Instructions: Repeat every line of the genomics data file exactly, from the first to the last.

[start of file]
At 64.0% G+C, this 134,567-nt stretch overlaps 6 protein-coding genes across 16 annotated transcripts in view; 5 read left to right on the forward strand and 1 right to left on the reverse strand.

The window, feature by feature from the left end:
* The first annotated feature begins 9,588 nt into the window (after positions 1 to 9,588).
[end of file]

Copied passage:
At 64.0% G+C, this 134,567-nt stretch overlaps 6 protein-coding genes across 16 annotated transcripts in view; 5 read left to right on the forward strand and 1 right to left on the reverse strand.

The window, feature by feature from the left end:
* The first annotated feature begins 9,588 nt into the window (after positions 1 to 9,588).